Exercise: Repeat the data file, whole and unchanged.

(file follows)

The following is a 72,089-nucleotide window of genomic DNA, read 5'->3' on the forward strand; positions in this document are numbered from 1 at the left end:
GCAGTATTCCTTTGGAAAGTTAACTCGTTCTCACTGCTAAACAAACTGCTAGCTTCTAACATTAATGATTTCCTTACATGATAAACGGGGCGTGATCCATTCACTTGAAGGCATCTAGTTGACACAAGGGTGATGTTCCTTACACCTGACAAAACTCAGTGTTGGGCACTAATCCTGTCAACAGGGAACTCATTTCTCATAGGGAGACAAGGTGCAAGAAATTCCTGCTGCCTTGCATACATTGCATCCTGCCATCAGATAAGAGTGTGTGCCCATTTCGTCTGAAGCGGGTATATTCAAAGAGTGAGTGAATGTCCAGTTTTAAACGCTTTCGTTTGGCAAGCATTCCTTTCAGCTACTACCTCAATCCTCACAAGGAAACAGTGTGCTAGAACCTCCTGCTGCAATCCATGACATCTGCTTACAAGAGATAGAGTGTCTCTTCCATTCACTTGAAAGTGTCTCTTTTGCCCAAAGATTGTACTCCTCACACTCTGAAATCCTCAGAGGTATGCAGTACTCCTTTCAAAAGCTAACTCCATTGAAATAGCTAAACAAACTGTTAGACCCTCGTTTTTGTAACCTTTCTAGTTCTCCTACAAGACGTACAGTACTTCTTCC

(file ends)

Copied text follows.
The following is a 72,089-nucleotide window of genomic DNA, read 5'->3' on the forward strand; positions in this document are numbered from 1 at the left end:
GCAGTATTCCTTTGGAAAGTTAACTCGTTCTCACTGCTAAACAAACTGCTAGCTTCTAACATTAATGATTTCCTTACATGATAAACGGGGCGTGATCCATTCACTTGAAGGCATCTAGTTGACACAAGGGTGATGTTCCTTACACCTGACAAAACTCAGTGTTGGGCACTAATCCTGTCAACAGGGAACTCATTTCTCATAGGGAGACAAGGTGCAAGAAATTCCTGCTGCCTTGCATACATTGCATCCTGCCATCAGATAAGAGTGTGTGCCCATTTCGTCTGAAGCGGGTATATTCAAAGAGTGAGTGAATGTCCAGTTTTAAACGCTTTCGTTTGGCAAGCATTCCTTTCAGCTACTACCTCAATCCTCACAAGGAAACAGTGTGCTAGAACCTCCTGCTGCAATCCATGACATCTGCTTACAAGAGATAGAGTGTCTCTTCCATTCACTTGAAAGTGTCTCTTTTGCCCAAAGATTGTACTCCTCACACTCTGAAATCCTCAGAGGTATGCAGTACTCCTTTCAAAAGCTAACTCCATTGAAATAGCTAAACAAACTGTTAGACCCTCGTTTTTGTAACCTTTCTAGTTCTCCTACAAGACGTACAGTACTTCTTCC